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Discussion Starter · #1 ·
I am new to skiffs, but want a nice flatts boat, bought a carolina skiff, always wanted one. It has a strong 28 Johnson and seems to draft more than it should, and is hard to get up on to a plane. after much online resarch I decided I may have a water logged skiff. I weighed it at the scrap yard, 1160 pounds trailer and haul with front casting deck, took it home removed deck, seems like could be 80 to 100 pounds, and took skiff off the trailer. weighed trailer next, 400 pounds, a little math and I figured the boat is about 600 pounds w/o motor, seats just the haul. The books say 280.....so 300 pounds over weight. Fast forward to today and I cutt the top deck off, about a ft in all the way aroung the perimiter. There is water, but it dose not look like 300 pounds of water to me IDK, I am pretty stumped and now have a holly boat lol
Any advice would be greatly appreciated! Thanks!
 

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Discussion Starter · #3 ·
It just does not seem like that much water though, not 300 to 400 pounds worth.
Is it possible that they have the weight wrong and these skiffs are a lot heavier?
Let me know what yal think? what should I do?
 

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Fly-By-Night
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The foam is saturated like a big sponge.
take out all that wet foam
That^ and That^

There's nothing else there to create weight. Just glass and it doesn't soak up water. At about 8-1/2 lbs per gal it doesn't take long to add up. There's no where else to hide weight in that hull.

Boat should jup right up with that ol 28 special
 

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Discussion Starter · #8 ·
If any body has done this before and could offer me any wisdom I am all ears lol,
I was gonna replace the floor after I pulled it out, put its real thin, and would not support anything without the foam underneath. So if I tear out all the foam and do not replace it I am looking at getting creative here lol. Also the foam really isnot all soaked, just at the very bottom in most of the cells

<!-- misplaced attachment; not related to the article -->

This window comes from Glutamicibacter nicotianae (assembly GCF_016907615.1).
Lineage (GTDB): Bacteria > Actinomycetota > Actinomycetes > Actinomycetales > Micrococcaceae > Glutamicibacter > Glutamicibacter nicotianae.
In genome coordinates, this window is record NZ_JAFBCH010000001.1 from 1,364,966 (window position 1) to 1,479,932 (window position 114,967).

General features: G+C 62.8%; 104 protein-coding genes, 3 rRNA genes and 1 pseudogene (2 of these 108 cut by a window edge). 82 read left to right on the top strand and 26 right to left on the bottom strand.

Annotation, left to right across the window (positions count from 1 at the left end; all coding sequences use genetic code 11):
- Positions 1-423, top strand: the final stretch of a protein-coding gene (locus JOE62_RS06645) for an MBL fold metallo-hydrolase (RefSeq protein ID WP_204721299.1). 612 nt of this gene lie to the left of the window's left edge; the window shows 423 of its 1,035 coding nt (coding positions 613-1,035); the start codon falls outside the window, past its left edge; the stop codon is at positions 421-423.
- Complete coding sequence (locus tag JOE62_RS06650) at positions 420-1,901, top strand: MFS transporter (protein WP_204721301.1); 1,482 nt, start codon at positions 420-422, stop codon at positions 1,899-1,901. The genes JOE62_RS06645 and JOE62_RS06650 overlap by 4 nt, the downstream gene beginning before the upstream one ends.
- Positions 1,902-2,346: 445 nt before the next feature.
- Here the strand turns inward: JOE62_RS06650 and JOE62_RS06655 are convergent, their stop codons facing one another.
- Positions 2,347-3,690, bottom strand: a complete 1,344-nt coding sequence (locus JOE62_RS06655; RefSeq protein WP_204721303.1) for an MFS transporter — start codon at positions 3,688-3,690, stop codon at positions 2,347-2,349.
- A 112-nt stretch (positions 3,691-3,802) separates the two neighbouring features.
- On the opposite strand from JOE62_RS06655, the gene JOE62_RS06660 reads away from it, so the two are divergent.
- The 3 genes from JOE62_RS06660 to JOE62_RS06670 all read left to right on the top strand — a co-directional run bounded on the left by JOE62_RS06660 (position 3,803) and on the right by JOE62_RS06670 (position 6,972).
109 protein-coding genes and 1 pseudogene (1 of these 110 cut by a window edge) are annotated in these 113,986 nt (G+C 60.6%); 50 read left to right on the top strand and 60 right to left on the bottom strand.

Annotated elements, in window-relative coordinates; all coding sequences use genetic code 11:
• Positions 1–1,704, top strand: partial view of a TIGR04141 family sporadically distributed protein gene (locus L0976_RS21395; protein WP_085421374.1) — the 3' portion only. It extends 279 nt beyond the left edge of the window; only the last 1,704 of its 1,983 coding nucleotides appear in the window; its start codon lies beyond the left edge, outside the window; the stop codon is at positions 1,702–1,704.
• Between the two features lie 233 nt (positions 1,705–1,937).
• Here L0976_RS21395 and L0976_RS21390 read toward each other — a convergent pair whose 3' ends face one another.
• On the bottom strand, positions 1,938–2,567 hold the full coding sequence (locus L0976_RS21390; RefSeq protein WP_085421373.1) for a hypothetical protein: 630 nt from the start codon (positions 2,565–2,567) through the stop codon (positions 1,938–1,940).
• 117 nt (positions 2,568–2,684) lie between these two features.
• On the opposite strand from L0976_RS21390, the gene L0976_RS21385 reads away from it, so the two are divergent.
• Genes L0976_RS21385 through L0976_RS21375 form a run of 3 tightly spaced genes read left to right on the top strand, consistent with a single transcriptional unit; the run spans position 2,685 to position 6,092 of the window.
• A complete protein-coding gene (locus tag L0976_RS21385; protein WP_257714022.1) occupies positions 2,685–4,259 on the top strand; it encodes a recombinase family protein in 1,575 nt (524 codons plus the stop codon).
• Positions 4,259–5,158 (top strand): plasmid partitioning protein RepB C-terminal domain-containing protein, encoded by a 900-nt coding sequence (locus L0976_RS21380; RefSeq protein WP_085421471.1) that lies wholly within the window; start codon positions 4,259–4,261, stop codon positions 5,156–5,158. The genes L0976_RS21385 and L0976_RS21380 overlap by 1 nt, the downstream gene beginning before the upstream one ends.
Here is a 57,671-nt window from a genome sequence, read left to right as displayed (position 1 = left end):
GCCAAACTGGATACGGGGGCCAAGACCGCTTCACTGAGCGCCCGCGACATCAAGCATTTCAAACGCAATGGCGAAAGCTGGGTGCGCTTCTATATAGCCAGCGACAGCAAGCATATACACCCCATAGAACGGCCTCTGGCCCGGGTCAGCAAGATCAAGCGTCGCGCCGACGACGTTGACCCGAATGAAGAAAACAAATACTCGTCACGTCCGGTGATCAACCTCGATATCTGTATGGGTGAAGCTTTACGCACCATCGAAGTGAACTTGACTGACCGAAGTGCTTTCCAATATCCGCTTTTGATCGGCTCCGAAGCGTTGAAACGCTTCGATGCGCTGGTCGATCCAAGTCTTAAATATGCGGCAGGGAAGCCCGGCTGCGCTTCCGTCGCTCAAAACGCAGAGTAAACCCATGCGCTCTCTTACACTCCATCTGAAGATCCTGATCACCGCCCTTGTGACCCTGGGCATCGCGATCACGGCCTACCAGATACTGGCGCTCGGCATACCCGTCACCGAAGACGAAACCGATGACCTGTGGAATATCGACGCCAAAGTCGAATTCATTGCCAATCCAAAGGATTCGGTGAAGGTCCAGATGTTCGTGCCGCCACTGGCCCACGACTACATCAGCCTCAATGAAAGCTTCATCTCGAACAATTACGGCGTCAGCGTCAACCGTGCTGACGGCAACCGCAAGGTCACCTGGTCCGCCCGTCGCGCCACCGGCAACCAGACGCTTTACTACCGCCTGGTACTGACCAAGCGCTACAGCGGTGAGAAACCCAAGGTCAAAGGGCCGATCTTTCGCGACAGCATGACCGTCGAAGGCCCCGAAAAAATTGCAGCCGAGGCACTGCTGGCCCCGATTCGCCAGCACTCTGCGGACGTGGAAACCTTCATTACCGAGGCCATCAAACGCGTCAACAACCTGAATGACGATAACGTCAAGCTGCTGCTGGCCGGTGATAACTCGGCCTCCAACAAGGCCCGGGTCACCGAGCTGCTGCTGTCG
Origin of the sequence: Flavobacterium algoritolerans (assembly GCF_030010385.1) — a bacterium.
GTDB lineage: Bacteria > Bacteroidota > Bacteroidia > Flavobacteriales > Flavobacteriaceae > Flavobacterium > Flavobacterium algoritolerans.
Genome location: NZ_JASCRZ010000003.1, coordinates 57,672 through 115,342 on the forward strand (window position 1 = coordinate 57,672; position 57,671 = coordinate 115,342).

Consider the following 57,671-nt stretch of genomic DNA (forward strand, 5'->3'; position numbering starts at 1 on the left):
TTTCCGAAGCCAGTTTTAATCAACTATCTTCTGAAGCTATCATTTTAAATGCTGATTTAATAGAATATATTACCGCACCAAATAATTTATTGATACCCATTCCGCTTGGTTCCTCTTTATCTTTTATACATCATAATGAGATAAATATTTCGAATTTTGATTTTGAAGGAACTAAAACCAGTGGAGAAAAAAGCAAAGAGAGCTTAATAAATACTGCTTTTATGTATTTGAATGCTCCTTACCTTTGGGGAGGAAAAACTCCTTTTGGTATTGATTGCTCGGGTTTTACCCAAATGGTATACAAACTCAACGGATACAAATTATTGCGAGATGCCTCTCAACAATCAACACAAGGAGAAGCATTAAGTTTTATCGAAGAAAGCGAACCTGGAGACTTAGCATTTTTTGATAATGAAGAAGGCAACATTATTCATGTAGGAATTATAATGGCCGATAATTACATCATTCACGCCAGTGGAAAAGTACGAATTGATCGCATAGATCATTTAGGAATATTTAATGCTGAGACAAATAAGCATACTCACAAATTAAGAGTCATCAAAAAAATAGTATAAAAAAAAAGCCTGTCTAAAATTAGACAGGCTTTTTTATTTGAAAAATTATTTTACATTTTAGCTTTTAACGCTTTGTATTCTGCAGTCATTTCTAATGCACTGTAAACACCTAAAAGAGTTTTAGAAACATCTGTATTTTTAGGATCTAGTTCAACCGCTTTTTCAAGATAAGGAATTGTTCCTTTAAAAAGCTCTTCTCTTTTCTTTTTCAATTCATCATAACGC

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Brandon, FL
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11,800 Posts
Take your circular saw and cut all the way around the perimeter, remove the sole and remove all of the foam. Clean up the hull and coat it with epoxy.

Then replace the foam and rebuild the floor. Slobber some paint on it and go fishing.

That foam is integral to the structure of the hull so you have to put something back in to support the hull. It is acting like a composite - glass/foam/glass.
 

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I Love microskiff.com!
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I know the temptation is to just leave the foam and hope that it "isn't that much," but I fear that is wishful thinking.

For a proper repair, cut the floor out (leaving a 3" lip), remove all foam, check the integrity of the stringer system and repair if needed, and build a new deck/sole.

The real question is do you want new floatation foam back in, and that is up for debate. I would use epoxy resins and pour the foam back in, cut off level, coat with neat epoxy, and seal with the new deck/sole. But others may say to leave the foam out and leave weep/drain holes that you can pull the plug on and drain...

Its going to be a more than weekend job to fix it properly...
 
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That^ and That^

There's nothing else there to create weight. Just glass and it doesn't soak up water. At about 8-1/2 lbs per gal it doesn't take long to add up. There's no where else to hide weight in that hull.

Boat should jup right up with that ol 28 special
Yep, with that flat bottom it’d be real easy to gut all that out and re- core the whole thing with 2” carbon core pe. It is 5lb density foam and will not absorb water. Set the hull on a flat structure so the bottom is all properly supported and after old foam is out and hull ground down, putty the hull and set the pre cut core in to putty. With weight. Drill relief holes in the core so the excess putty has somewhere to go. After cured, glass over and done!
 

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Discussion Starter · #12 ·
Thank you for all the replies! So what is this Carbon Core pe. never herd of it, and it is water proof? so was the original foam right?.. I am not looking to do this a again in a few years lol.
 

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Discussion Starter · #14 ·